Church, Christopher R. (1966) The electrification of hail. Doctoral thesis, Durham University.
Reynolds, Brook and Gourley (1957) derived a value of 5 x 10(^-4) e.s.u. for the charge separated per crystal collision when a simulated hailstone rotated in a cloud consisting of ice crystals together with supercooled water droplets of some 5μ size. From this estimate they concluded that the electrification of thunderclouds could be explained in terras of the electrification of hail by impacting ice crystals. Latham and Mason (196I B) performed similar experiments in the absence of water droplets and obtained an estimate which was 5 orders of magnitude less than Reynolds' value. They also measured the electrification of an iced probe by supercooled water droplets shattering on it and derived a value of 4 x 10(^-6) e.s.u. for the mean charge separated per droplet diameter range 40 - 100 μ. They concluded from these experiments that the charge separated by Ice crystal impacts was not sufficient to explain thunderstorm electrification. They proposed instead that the droplet shattering mechanism offered a satisfactory explanation of the magnitude of the charge separated in thunderclouds. It was the purpose of this thesis to investigate the results of these two authorities and in particular to seek an explanation for the large discrepancy between their results on ice crystal impactions. In this laboratory similar experiments to Reynolds, Brook and Gourley were performed, and it was concluded that the results could be explained qualitatively in terms of the temperature gradient theory, but quantitatively the charge separated was larger than predicted by the theory. Experiments similar to those of Latham and Mason on crystal impacts were performed. The quantity of charge separated per crystal collision and how It depended on the sign and magnitude of the measured temperature difference between the iced probe and the crystals, the presence of impurities in the probe, and the impact velocity of the ice crystals was determined. An estimate of 2.5 X 10(^-7) e.s.u. was obtained for an impact velocity of 20 m sec (^-1) and measured temperature difference of 10 C. This was 50 times greater than the value found by Latham and Mason but it was shown that the two values could be reconciled. It was shown that they could also be reconciled with the previous value of 5 x 10(^-6) e.s.u. It was further observed that the charge separated per crystal collision increased markedly as the impact velocity increased. Apparatus was built which enabled stable streams of uniformly sized uncharged water droplets in the radius range 50 - 150μ, to be produced. Smaller droplets down to 30μ radius were produced in unstable streams. Droplets were made to encounter a rotating iced robe connected to an electrometer. It was found that appreciable quantities of charge were separated only for the larger droplets. If the droplets were above about 0 C they charged the probe positively and if they were supercooled they charged it negatively. The quantity of negative charge separated decreased as the degree of supercooling increased. The maximum mean charge separated for a 150μ radius droplet was 10(^-5) e.s.u. and for a 90μ radius droplet was 4 x 10(^-7) e.s.u. It was concluded that the charge was separated by the droplets splashing. Droplets which were in the process of freezing were allowed to encounter the probe. The droplets always charged the probe negatively and mean charges of up to 2 x 10(^-4) e.s.u. per 150μ. radius droplet were separated. The charge separated appeared to be proportional to he cube of the droplet radius. Although the results were not directly comparable with the results of Latham and Mason, it was considered that a similar charge separation mechanism was operative, and that it could be explained more readily by the Workman - Reynolds effect than by the temperature gradient theory.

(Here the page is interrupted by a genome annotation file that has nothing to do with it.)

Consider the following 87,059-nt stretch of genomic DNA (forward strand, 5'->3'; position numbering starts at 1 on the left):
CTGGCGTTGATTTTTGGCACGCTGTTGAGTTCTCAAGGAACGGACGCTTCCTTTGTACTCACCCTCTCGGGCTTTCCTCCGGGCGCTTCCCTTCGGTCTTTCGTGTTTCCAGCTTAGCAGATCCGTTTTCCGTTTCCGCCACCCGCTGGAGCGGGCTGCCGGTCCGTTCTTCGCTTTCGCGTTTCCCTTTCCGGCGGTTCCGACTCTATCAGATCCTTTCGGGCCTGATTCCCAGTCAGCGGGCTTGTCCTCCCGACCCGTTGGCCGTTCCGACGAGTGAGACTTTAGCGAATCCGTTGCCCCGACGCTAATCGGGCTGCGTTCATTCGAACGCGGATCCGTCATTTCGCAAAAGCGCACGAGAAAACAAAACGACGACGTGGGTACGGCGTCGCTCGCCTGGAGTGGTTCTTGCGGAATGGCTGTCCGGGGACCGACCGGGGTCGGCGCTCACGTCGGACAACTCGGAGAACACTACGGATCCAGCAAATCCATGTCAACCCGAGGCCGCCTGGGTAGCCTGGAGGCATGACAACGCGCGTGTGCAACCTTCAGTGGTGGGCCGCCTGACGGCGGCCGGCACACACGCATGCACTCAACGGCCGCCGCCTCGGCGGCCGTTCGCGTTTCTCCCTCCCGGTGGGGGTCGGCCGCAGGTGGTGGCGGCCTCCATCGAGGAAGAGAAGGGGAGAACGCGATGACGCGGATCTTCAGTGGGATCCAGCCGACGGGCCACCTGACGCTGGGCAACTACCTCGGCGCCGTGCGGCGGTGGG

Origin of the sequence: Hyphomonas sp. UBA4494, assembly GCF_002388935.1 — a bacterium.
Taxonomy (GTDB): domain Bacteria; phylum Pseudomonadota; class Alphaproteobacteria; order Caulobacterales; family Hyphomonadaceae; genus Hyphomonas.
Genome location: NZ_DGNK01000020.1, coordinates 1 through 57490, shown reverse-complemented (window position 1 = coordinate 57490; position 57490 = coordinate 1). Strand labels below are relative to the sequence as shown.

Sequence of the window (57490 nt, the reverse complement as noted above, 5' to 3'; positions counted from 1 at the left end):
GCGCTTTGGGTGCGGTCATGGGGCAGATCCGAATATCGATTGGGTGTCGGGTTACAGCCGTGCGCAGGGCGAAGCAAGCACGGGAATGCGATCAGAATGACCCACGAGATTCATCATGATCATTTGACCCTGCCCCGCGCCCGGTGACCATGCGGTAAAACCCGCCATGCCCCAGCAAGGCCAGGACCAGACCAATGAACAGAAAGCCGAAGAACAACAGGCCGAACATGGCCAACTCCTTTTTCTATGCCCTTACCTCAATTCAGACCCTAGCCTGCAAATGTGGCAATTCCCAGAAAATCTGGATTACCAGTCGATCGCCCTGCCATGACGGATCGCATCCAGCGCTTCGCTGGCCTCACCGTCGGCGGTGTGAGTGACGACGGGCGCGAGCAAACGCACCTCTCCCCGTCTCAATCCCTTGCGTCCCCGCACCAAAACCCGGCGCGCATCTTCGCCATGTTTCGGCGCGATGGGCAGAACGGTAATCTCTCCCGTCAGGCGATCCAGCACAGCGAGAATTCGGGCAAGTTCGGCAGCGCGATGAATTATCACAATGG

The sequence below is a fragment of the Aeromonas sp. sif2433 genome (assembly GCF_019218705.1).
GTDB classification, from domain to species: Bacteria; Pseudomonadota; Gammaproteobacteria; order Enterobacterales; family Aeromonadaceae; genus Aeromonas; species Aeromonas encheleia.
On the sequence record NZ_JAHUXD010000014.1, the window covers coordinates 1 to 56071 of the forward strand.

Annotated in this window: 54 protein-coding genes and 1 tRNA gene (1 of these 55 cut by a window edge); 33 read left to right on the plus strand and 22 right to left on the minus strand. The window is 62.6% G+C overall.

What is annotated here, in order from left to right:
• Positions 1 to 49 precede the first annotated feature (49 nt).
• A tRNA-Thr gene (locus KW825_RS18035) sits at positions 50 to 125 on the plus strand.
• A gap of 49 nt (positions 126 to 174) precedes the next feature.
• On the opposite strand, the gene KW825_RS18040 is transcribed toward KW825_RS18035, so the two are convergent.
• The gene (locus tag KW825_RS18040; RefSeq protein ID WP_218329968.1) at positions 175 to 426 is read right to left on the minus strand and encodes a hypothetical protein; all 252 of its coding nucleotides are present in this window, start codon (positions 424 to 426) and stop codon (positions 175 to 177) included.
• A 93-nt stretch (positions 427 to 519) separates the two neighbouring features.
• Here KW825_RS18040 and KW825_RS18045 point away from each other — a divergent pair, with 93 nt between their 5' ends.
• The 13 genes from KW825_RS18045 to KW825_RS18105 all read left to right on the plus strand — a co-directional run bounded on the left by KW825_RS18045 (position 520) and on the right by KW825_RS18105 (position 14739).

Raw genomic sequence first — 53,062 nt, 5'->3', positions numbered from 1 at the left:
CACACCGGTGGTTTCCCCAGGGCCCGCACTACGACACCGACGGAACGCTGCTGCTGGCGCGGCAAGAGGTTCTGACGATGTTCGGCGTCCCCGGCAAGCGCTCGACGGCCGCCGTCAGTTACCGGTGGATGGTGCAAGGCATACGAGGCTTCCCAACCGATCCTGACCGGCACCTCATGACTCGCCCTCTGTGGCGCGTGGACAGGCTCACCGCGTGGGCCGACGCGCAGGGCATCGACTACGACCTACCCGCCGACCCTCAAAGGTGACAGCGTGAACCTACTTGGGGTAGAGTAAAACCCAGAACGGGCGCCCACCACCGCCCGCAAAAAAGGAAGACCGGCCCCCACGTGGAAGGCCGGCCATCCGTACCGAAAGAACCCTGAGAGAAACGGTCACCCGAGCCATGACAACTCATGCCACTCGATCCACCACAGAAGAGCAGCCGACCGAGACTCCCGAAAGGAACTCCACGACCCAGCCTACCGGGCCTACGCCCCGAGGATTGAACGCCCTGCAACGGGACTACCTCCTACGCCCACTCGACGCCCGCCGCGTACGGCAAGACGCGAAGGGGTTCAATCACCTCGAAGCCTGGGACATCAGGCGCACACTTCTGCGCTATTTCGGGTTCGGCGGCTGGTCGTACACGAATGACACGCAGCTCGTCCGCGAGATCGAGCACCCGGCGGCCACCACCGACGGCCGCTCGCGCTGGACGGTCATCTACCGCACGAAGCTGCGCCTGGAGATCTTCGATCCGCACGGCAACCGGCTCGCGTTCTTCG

|Item Type:||Thesis (Doctoral)|
|Award:||Doctor of Philosophy|
|Copyright:||Copyright of this thesis is held by the author|
|Deposited On:||13 Nov 2013 15:44|